Why are there so many misconceptions about healthy breakfast options?
I think we’re just bombarded with information. Nutrition is such a popular topic, and everyone is interested in it. But we get information from all different kinds of places; it’s hard to sift through it and figure out what’s credible and solid and what isn’t.
What’s one of the biggest myths you continually set straight?
“I’m going to save my calories for later. I don’t like to eat breakfast because I can control myself in the morning, and then I can save those calories and eat them at dinner.” That really sabotages anyone who’s trying to lose weight. We know breakfast skippers have higher BMIs (body mass index) than breakfast eaters. When you skip breakfast, you’re way more likely to overeat later. Of course you get hungry later, but you can eat and be satisfied as opposed to eat dinner and raid the refrigerator for the rest of the evening. It’s hard for people to put together that what they eat in the morning affects their appetite at night, but that connection exists.
With that being said, what are some of the healthiest breakfast options?
The very most basic guideline is to include a whole grain, a protein, and a whole fruit or 100 percent fruit juice. An example of that would be a breakfast sandwich: go ahead and get an English muffin with egg and eight ounces of 100 percent Florida Orange Juice, which will give you vitamin C, potassium, folate, phytonutrients – all of those wonderfully occurring nutrients in oranges. Or you can make yourself a yogurt parfait. I happen to like Greek yogurt because it’s high in protein. Add some fruit, granola and some healthy nuts on top.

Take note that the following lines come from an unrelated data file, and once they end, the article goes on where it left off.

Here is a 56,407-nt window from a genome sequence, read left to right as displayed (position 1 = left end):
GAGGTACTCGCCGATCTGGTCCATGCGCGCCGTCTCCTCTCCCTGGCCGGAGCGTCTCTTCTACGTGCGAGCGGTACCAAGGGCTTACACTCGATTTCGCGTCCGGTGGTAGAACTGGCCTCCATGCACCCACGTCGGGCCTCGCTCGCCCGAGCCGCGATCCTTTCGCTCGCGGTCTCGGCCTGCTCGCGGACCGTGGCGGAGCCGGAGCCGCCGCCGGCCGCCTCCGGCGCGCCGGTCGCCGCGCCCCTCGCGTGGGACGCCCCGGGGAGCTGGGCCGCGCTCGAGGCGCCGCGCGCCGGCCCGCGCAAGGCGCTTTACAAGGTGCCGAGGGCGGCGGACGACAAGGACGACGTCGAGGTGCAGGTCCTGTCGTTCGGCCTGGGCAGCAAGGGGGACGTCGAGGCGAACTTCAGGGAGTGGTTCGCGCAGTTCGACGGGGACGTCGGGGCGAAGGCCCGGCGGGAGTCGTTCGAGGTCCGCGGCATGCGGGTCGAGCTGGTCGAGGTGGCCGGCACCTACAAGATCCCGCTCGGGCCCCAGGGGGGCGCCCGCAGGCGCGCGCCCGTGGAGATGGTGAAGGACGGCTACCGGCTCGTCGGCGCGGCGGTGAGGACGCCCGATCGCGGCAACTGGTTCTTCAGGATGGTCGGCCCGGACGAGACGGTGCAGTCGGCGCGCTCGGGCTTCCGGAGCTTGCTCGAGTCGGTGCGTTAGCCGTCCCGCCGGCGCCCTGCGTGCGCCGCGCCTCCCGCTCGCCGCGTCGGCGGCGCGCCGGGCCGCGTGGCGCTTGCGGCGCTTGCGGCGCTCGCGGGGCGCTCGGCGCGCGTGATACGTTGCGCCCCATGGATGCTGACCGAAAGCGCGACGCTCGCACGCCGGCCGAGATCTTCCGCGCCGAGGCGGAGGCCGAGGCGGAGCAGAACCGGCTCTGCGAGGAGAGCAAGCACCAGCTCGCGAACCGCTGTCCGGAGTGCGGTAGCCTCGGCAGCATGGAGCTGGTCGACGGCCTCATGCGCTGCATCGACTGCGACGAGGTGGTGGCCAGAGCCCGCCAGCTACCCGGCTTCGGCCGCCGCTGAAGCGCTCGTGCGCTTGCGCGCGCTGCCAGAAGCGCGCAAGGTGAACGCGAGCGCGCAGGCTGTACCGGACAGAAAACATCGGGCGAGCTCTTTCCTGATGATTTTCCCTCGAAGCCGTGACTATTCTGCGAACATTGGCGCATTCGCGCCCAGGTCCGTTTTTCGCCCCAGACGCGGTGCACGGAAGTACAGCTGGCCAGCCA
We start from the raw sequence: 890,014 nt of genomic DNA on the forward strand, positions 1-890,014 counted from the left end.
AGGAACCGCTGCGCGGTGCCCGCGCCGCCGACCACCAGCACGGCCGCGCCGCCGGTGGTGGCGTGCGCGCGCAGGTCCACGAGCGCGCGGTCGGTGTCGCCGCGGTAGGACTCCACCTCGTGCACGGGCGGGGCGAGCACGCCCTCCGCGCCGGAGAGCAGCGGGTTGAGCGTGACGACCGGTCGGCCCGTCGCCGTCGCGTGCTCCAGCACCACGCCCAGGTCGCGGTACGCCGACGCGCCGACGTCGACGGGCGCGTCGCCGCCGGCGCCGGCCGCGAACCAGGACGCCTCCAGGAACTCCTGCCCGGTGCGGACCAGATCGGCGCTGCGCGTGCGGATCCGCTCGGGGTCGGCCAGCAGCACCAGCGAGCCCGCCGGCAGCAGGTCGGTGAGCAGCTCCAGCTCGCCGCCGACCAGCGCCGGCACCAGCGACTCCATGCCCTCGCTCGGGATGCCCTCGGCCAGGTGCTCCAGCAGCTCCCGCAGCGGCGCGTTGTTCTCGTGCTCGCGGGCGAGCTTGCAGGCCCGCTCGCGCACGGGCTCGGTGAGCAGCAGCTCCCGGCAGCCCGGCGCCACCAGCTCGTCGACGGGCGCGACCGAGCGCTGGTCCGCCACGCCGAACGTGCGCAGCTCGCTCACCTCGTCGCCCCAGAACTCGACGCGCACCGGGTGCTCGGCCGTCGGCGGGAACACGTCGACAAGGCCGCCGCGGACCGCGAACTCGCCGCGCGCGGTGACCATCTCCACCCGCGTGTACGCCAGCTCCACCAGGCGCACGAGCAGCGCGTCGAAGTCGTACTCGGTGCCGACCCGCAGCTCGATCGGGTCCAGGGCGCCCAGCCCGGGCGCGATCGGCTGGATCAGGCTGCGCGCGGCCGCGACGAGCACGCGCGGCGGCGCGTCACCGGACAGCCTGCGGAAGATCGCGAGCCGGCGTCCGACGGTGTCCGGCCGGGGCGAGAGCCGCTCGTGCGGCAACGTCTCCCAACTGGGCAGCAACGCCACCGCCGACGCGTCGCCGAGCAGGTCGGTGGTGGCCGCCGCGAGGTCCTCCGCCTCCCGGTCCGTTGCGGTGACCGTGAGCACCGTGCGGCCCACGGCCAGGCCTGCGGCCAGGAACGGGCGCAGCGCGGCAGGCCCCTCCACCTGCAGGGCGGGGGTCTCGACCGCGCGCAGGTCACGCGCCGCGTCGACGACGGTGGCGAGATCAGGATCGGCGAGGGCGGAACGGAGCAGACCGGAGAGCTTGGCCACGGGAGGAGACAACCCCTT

What are the best on-the-go choices?
If you’re commuting, a whole-wheat pita with some peanut butter and sliced banana is really easy to take and go. You can eat it in the subway, on a train, in a taxi, on a bus – however you commute. Or, if you’re one of those who can’t get it together until work, then keep instant oatmeal at your desk and pair that with some yogurt and juice for a more balanced meal.
Whether you’re an Equinox member or not, the gym just made finding a healthy spot to nosh at as easy as turning a page. That’s because they’ve teamed up with Zagat to create Zagat’s Dining Out. By Equinox. It’s a health-conscious Zagat guide highlighting restaurants located near the 58 Equinox locations in cities like New York, Chicago, Los Angeles, San Francisco, Miami, Boston, Dallas and Washington, D.C. Stop by select Equinox shop locations and pick up your copy to start navigating the restaurants in your area.
The guide helps launch Equinox’s new nutrition philosophy, which consists of 12 pillars of healthy eating (you can read about them at q.equinox.com). We flipped through the book and quickly reached a verdict: We’ve got a lot of eating to do in 2013! And that’s just fine with us.
Zagat’s Dining Out. By Equinox. is available at 28 Equinox stores for $18.95.
More from FITNESS: Eat Out and Still Lose Weight
You know by now that February is American Heart Month…but since heart disease is the #1 killer in America and this month is a shorty, it’s worth reminding you about some healthy foods that can lower your risk:
1. “Good” Fat. The low fat craze in the early 90‘s had it all wrong. Our favorite healthy fats are olive, canola and fish oil. The last you can’t cook with, but the first two are great to use in place of less healthy options like soybean oil, shortening, or margarine.